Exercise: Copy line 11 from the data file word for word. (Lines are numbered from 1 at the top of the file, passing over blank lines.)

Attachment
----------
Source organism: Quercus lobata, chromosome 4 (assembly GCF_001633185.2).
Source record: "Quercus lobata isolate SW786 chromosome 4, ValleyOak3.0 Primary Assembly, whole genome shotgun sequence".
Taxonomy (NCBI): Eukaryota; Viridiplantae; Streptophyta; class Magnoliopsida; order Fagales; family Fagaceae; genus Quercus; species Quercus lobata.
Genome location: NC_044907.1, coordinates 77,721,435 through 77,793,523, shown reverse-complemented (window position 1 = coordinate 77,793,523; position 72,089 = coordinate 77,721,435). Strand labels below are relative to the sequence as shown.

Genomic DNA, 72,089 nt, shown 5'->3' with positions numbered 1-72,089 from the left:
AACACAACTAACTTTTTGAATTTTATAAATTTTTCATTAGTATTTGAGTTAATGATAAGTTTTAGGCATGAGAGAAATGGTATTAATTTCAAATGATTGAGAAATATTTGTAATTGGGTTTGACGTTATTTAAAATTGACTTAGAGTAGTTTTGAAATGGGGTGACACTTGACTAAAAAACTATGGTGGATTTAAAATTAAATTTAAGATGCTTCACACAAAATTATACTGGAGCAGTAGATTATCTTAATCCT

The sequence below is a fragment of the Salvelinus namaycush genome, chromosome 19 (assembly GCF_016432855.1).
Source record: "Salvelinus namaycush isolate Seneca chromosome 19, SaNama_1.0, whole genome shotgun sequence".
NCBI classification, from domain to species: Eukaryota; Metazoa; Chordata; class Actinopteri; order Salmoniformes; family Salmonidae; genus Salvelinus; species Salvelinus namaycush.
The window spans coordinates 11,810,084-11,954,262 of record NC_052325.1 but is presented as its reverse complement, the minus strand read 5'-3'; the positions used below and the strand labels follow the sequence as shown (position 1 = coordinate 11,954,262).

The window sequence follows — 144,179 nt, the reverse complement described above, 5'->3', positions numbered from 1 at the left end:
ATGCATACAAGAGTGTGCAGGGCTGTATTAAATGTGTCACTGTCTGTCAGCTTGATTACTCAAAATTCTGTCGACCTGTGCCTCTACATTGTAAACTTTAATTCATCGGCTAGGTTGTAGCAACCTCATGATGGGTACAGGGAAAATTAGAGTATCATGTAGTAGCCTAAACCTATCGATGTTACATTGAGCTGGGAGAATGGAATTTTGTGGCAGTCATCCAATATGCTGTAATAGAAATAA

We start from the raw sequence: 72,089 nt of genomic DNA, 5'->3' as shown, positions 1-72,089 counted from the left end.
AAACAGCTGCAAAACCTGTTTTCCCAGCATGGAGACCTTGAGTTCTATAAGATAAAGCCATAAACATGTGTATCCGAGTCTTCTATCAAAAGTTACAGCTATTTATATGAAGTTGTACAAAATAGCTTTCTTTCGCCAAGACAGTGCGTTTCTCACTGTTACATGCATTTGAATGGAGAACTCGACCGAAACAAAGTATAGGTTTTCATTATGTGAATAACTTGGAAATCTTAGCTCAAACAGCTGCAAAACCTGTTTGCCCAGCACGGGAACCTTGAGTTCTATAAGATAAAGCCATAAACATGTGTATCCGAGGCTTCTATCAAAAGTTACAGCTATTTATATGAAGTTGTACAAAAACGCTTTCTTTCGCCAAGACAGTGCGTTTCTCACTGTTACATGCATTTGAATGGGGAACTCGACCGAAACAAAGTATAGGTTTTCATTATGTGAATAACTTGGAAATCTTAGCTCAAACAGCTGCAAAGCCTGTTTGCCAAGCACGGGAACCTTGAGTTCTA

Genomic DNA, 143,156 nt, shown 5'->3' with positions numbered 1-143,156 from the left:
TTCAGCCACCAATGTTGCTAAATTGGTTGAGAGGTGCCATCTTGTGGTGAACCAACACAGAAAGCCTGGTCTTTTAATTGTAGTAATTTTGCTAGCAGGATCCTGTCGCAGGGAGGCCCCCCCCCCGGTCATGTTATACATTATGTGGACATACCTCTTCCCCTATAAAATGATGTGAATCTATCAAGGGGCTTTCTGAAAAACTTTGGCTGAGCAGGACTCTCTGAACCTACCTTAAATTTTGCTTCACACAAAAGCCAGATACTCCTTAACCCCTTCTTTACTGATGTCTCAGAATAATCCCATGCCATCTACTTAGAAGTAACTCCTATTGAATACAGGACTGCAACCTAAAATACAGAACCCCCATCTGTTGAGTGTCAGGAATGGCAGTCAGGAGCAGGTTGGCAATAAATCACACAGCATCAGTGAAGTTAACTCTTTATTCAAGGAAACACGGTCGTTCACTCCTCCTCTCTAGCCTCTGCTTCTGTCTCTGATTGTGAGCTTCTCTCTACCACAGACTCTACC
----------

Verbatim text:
The window sequence follows — 144,179 nt, the reverse complement described above, 5'->3', positions numbered from 1 at the left end: